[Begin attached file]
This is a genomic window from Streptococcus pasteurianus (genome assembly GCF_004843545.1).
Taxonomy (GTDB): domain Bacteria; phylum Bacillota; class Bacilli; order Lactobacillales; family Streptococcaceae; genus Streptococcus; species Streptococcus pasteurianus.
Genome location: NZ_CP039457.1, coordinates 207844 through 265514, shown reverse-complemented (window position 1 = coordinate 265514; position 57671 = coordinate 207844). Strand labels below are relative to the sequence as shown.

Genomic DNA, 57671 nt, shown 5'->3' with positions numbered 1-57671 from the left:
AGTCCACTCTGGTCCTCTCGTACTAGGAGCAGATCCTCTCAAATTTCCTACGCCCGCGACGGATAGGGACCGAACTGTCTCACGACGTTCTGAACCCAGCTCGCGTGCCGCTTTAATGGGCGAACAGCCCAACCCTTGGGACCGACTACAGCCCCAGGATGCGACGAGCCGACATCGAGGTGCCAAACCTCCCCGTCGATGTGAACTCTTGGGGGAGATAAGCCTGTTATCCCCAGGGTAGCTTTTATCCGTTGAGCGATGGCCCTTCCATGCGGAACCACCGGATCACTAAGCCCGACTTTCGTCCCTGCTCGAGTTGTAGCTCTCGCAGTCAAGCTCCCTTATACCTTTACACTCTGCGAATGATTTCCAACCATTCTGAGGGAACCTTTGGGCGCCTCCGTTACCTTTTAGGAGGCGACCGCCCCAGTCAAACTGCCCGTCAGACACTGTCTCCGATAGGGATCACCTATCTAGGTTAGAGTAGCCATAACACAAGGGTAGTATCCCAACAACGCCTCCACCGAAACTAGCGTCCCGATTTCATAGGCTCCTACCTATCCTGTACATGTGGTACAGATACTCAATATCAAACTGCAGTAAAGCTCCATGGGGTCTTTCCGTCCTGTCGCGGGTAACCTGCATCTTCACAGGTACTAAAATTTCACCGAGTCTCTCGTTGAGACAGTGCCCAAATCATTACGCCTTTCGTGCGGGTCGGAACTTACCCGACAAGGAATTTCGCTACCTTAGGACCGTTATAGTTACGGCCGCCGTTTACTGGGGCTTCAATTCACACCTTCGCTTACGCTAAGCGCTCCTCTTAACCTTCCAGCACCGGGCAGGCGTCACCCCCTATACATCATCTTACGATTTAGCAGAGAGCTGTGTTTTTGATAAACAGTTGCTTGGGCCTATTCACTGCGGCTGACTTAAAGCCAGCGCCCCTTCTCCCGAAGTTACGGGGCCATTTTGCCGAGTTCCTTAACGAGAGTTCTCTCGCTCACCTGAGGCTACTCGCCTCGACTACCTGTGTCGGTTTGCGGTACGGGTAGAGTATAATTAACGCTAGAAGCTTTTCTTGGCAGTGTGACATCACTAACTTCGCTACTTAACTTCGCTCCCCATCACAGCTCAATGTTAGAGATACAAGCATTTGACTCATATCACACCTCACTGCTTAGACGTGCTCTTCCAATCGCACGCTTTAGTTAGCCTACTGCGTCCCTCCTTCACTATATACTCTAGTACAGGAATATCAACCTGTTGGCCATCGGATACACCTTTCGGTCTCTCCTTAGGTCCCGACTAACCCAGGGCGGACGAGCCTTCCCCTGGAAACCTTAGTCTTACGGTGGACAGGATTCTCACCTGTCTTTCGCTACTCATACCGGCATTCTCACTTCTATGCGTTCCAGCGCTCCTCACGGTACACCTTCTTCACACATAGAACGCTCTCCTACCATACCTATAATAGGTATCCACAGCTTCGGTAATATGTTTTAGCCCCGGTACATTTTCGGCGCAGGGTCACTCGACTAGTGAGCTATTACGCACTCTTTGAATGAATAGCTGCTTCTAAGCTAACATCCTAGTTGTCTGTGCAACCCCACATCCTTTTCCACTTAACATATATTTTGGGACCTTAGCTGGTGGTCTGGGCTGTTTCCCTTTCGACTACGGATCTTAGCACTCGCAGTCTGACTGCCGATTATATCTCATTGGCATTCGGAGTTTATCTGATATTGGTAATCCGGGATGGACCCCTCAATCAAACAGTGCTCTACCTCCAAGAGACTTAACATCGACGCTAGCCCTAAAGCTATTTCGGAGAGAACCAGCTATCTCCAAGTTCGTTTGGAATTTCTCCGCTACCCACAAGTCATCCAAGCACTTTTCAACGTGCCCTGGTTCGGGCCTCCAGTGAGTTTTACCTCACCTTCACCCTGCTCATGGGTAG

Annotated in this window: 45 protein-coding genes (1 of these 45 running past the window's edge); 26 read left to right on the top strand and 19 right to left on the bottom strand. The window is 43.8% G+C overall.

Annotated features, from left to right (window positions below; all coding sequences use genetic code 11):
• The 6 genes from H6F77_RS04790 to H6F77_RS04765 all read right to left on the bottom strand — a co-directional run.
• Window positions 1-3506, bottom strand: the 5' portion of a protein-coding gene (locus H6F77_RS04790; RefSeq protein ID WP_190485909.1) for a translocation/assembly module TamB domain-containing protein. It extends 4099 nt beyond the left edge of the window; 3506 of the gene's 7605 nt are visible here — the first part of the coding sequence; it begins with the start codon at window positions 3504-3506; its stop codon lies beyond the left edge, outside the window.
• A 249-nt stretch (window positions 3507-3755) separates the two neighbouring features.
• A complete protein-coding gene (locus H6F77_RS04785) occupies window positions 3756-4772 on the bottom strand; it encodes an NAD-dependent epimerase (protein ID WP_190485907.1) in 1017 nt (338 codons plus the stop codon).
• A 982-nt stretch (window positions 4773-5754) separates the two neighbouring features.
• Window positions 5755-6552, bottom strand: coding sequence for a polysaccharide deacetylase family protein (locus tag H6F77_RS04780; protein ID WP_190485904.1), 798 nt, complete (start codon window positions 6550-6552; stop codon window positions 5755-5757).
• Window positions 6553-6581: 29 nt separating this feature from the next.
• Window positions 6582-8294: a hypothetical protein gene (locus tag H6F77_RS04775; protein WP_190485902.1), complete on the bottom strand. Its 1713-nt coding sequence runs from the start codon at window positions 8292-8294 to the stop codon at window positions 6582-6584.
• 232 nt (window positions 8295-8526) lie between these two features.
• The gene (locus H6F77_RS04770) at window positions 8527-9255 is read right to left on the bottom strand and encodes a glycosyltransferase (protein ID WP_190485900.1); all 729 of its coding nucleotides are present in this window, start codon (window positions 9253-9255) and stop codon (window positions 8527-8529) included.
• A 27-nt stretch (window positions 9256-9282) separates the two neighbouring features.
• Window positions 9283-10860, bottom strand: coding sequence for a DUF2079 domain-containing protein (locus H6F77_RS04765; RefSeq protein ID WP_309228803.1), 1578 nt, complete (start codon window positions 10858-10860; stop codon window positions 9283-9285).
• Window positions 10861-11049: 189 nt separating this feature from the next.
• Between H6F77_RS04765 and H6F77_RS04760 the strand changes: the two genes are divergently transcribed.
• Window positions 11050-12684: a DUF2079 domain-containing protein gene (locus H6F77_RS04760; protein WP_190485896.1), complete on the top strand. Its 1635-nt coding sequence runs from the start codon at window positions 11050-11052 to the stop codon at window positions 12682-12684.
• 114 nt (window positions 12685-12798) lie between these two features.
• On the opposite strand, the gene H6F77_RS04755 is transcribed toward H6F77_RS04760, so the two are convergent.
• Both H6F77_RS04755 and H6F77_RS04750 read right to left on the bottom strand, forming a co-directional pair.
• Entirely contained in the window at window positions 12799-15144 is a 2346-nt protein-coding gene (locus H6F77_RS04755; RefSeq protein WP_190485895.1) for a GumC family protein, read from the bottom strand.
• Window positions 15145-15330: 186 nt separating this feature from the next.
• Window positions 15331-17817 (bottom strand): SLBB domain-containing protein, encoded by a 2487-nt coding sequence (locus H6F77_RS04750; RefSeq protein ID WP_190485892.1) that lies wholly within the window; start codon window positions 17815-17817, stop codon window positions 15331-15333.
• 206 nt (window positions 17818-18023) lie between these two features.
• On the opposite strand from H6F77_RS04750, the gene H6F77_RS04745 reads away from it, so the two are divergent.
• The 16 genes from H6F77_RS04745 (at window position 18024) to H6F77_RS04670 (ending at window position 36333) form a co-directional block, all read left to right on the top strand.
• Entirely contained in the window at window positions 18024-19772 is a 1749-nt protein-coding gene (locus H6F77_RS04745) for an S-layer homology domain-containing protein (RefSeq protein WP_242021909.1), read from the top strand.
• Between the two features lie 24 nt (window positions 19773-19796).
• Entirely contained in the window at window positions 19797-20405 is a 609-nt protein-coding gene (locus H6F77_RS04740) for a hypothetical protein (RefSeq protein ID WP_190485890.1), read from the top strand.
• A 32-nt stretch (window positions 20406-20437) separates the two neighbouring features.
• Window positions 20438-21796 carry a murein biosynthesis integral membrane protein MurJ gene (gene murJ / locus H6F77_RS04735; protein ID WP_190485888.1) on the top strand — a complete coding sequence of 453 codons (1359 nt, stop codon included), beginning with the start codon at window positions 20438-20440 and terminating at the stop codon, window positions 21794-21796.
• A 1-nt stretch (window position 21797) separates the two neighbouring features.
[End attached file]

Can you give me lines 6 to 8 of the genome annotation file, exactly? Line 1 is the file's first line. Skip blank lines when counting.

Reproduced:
Annotated in this window: 45 protein-coding genes (1 of these 45 running past the window's edge); 26 read left to right on the top strand and 19 right to left on the bottom strand. The window is 43.8% G+C overall.

Annotated features, from left to right (window positions below; all coding sequences use genetic code 11):
• The 6 genes from H6F77_RS04790 to H6F77_RS04765 all read right to left on the bottom strand — a co-directional run.